Do you have a sweet tooth? A personal weakness, perhaps, for the chewy flavor of a chocolate bar?
If you are indeed a chocoholic, and if you wish to own a 185 year old firm that produces your favorite product, then please contact Cadbury immediately. The company is searching for a buyer, and even its old friend and ally Hershey is unable to provide it with any assistance.
Cadbury’s problem is an unsolicited takeover bid from Kraft, the huge food conglomerate. Market pundits are now debating whether Kraft’s bold offer is a good sign or a bad omen for our economy. Fans of chocolate crème eggs and dairy milk bars, though, are uniformly aghast at the prospect of the purveyor of Velveeta Cheese and Jello-O gaining control of their favorite snacks. Thus, Cadbury would certainly take your call.
Good News and Bad News
The main players in this theatrical drama are two of the world’s oldest and best known manufacturers of consumer foods. The femme fatale is Cadbury plc, the world’s largest producer of candy that was founded in 1824 by John Cadbury as a Birmingham based coffee, tea, and hot chocolate business. And the unwanted paramour is Kraft Foods, Inc., the world’s second largest food and beverage company whose 1903 Chicago origins stretch back to James Kraft’s door-to-door cheese business.
Some market optimists believe that Kraft’s unsolicited takeover bid is a sign that our global investment markets are returning to normal. And many American workers are pleased that a successful American manufacturer is seeking to buy out a foreign competitor, thereby reversing the direction of many similar recent transactions. And yet some financial analysts note that Kraft may have simply been emboldened by Cadbury’s low stock price, which had plummeted in tandem with the global capital markets since peaking in Spring 2007.
As soon as Cadbury received Kraft’s unwanted proposal, it firmly rejected the offer and began searching for alternatives. That’s when its joint venture partner Hershey entered the story, a firm with little to gain and much to lose if Cadbury is unable to elude Kraft’s embrace.
The Hershey Company, of course, is America’s largest chocolate manufacturer and a dominant presence in the town of Hershey, Pennsylvania. After producing and selling various candy products in Philadelphia and New York City since 1876, Milton Hershey – like James Kraft – founded his eponymous firm in 1903. Hershey has since grown to become one of the most valuable brands in America and worldwide.
But unlike Kraft, which has undergone numerous mergers with global firms like Philip Morris, Nabisco, and General Foods over the years, Hershey has remained a comparably small company that is ensconced in its namesake rural town. In fact, Hershey doesn’t even place its name on many items that it produces for American customers. All Cadbury products produced in the U.S., for instance, are actually manufactured by Hershey in Pennsylvania, a lucrative partnership that may not survive a Kraft acquisition.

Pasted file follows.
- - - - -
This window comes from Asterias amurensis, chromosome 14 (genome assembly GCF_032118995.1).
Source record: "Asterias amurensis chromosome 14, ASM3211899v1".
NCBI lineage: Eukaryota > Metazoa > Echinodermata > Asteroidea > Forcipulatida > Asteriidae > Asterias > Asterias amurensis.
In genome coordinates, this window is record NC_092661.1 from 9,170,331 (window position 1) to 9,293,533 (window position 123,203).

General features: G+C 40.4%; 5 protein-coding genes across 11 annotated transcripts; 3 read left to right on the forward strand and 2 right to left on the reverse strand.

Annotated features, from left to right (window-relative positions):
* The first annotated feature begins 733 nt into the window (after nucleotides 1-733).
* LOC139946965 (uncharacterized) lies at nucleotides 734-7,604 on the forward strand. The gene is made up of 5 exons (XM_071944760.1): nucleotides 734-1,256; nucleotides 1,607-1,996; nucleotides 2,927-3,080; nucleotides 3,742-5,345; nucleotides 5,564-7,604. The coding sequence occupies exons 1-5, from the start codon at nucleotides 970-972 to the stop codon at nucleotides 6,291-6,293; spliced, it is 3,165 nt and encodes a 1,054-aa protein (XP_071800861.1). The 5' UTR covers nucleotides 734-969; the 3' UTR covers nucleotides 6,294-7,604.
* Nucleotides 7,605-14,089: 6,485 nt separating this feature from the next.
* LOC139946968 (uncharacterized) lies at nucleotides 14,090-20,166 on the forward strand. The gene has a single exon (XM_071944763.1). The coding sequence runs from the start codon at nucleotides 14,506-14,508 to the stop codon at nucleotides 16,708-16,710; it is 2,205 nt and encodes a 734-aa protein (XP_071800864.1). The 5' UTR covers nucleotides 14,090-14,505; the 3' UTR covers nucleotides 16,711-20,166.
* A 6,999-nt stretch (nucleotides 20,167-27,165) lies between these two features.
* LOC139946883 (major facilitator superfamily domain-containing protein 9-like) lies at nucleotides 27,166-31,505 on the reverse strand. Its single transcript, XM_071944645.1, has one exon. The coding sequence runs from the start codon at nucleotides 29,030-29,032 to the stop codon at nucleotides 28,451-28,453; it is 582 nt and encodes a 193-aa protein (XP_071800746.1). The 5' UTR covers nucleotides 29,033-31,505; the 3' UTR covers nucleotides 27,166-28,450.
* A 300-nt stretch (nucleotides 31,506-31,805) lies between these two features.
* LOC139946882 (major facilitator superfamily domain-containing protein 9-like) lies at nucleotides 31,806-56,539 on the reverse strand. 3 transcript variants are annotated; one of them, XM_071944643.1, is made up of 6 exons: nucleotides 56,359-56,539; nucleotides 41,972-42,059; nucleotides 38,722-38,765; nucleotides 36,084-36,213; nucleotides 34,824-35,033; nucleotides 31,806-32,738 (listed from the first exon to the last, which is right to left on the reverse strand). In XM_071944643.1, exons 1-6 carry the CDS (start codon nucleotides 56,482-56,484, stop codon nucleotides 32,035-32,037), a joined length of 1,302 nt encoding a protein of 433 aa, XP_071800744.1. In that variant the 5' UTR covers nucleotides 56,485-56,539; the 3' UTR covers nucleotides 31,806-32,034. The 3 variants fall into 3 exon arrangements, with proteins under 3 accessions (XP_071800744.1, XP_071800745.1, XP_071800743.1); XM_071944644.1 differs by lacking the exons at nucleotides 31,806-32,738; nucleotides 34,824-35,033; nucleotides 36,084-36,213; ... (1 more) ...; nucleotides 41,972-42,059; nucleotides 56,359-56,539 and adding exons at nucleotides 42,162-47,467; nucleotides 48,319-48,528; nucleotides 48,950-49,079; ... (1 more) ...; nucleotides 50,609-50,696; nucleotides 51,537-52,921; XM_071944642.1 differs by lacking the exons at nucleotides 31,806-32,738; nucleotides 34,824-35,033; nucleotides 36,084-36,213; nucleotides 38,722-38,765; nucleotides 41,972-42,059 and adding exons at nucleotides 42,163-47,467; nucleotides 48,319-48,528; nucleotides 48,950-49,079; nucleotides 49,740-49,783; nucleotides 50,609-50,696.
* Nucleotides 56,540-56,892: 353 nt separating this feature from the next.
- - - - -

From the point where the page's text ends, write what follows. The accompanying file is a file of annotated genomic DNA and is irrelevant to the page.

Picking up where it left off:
In other words, Cadbury’s American chocolate bars are actually Hershey bars, made in Hershey plants under a global licensing agreement. That makes Hershey a logical suitor for its besieged British ally, but Hershey’s unique ownership and governance structure are standing in the way of a successful courtship.
The Hershey School and Hershey Trust
Most large food conglomerates, like Kraft and its larger competitor Nabisco, are publicly traded entities with access to the global capital markets and an ownership base that simply wants them to maximize profits. Thus, when such firms find opportunities to grow through acquisitions, they raise money from their investors and employ those funds to purchase their target firms.
Hershey, though, maintains a very different ownership structure. Much of its stock is not held by public investors at all; instead, it is owned by an investment trust company that was established by Milton Hershey to finance a free boarding school for children from disadvantaged backgrounds. The school still provides free education to such children today, and relies heavily on earnings from its Hershey holdings to finance its operating activities.
And therein lies the obstacle to a Hershey takeover of Cadbury. Hershey cannot simply justify an acquisition by demonstrating that it would enhance its stock market value. Instead, it must cater to the concerns of the Hershey School and Trust directors, who inevitably ask “How would The Hershey Company pay for Cadbury? Would it issue new stock to public investors, and/or to Cadbury’s existing investors? And would those investors be more interested in earning profits than in financing a non-profit school?”
Unfortunately for Cadbury, unless Hershey can find satisfactory answers to these questions, it is unlikely to deter a Kraft takeover bid with one of its own. And unless Cadbury finds another suitor, a firm that has been entrenched in British commerce since the early 19th century may not survive much longer in the 21st century.